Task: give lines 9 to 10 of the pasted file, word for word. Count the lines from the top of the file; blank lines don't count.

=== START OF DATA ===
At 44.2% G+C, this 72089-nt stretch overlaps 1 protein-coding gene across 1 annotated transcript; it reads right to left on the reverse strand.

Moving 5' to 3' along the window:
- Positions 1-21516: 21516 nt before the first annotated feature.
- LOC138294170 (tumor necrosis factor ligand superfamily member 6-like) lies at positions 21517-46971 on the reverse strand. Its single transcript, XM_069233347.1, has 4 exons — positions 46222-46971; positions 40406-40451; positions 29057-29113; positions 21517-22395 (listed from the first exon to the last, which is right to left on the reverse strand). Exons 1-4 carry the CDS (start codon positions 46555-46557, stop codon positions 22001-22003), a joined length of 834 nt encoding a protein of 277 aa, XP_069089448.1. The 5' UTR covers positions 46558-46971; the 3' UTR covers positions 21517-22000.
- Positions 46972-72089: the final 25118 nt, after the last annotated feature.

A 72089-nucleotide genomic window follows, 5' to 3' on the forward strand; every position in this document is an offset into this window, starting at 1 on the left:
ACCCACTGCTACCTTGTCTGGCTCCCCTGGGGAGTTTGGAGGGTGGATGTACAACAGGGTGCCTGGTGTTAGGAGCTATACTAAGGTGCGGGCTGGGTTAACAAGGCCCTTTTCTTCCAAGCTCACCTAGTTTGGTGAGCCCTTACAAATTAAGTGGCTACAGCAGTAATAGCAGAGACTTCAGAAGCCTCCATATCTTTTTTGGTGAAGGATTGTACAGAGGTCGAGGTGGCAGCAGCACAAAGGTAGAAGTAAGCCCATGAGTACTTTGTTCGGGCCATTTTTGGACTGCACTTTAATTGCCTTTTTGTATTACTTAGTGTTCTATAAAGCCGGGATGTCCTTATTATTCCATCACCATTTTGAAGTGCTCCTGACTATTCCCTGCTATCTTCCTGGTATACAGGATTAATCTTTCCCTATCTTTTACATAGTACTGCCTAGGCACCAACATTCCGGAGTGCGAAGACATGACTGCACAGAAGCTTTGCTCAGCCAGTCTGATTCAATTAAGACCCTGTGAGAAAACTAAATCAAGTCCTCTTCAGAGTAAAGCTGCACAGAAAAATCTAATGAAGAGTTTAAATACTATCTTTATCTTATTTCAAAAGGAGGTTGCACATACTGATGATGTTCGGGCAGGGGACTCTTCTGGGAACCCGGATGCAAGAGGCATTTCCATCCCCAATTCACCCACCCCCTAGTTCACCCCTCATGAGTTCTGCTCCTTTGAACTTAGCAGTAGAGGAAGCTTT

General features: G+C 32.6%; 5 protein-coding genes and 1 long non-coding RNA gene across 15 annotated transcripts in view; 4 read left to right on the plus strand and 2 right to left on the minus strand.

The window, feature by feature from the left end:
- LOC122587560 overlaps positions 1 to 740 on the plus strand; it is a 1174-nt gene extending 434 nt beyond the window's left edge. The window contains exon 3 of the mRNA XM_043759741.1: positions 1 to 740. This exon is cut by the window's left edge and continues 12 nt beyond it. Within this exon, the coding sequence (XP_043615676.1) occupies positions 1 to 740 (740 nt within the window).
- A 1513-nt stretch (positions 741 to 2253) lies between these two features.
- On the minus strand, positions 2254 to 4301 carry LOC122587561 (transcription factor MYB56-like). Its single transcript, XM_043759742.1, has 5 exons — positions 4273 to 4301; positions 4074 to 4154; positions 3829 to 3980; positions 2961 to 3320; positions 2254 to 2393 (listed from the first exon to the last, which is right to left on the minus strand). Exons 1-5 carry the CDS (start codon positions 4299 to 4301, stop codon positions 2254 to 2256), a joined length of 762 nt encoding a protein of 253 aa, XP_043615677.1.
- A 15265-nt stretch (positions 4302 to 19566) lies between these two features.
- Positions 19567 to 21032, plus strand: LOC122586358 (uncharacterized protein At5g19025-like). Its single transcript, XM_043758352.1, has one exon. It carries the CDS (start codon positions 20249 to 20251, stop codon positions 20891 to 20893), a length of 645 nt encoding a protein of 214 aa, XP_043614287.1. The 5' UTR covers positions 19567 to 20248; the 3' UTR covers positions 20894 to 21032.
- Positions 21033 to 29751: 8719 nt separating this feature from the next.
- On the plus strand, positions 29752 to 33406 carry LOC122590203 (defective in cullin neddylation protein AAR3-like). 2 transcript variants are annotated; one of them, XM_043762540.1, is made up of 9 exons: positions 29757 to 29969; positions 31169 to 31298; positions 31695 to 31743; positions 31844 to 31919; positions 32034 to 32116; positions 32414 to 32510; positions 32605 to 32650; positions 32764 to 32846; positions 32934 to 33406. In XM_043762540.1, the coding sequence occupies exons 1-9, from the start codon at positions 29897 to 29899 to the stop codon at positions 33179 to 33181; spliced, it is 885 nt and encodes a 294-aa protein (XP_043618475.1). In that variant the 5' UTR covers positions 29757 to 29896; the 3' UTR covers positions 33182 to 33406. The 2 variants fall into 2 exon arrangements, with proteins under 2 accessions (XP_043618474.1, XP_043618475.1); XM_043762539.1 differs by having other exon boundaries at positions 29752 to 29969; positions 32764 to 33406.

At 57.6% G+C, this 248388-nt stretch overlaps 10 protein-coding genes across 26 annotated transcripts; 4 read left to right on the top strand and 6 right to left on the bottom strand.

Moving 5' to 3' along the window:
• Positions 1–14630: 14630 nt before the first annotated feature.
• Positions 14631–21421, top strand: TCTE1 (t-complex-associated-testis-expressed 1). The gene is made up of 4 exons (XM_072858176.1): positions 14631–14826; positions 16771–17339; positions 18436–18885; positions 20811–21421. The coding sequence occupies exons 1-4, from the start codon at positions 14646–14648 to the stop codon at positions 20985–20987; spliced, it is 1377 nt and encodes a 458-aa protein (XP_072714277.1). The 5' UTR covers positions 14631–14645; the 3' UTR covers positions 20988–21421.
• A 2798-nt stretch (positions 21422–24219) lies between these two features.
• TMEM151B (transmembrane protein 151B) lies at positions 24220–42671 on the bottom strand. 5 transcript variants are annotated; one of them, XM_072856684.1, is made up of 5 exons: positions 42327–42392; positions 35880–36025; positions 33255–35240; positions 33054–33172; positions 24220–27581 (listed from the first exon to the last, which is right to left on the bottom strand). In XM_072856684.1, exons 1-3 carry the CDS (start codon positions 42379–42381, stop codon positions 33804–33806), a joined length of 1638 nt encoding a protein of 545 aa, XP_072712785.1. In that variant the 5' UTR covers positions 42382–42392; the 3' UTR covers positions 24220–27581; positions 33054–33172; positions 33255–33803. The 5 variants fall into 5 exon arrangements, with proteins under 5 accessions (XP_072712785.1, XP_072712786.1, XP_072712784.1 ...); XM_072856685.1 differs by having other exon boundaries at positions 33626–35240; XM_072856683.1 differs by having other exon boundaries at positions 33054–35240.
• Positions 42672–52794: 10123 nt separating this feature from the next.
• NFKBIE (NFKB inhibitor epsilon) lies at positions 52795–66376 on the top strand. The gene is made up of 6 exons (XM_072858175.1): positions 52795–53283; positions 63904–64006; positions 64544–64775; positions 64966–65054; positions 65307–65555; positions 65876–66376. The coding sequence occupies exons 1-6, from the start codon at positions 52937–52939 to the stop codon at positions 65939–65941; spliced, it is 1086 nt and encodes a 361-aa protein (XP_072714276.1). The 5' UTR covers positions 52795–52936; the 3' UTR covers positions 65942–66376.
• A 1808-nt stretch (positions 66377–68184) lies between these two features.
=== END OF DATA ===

The window, feature by feature from the left end:
- LOC122587560 overlaps positions 1 to 740 on the plus strand; it is a 1174-nt gene extending 434 nt beyond the window's left edge. The window contains exon 3 of the mRNA XM_043759741.1: positions 1 to 740. This exon is cut by the window's left edge and continues 12 nt beyond it. Within this exon, the coding sequence (XP_043615676.1) occupies positions 1 to 740 (740 nt within the window).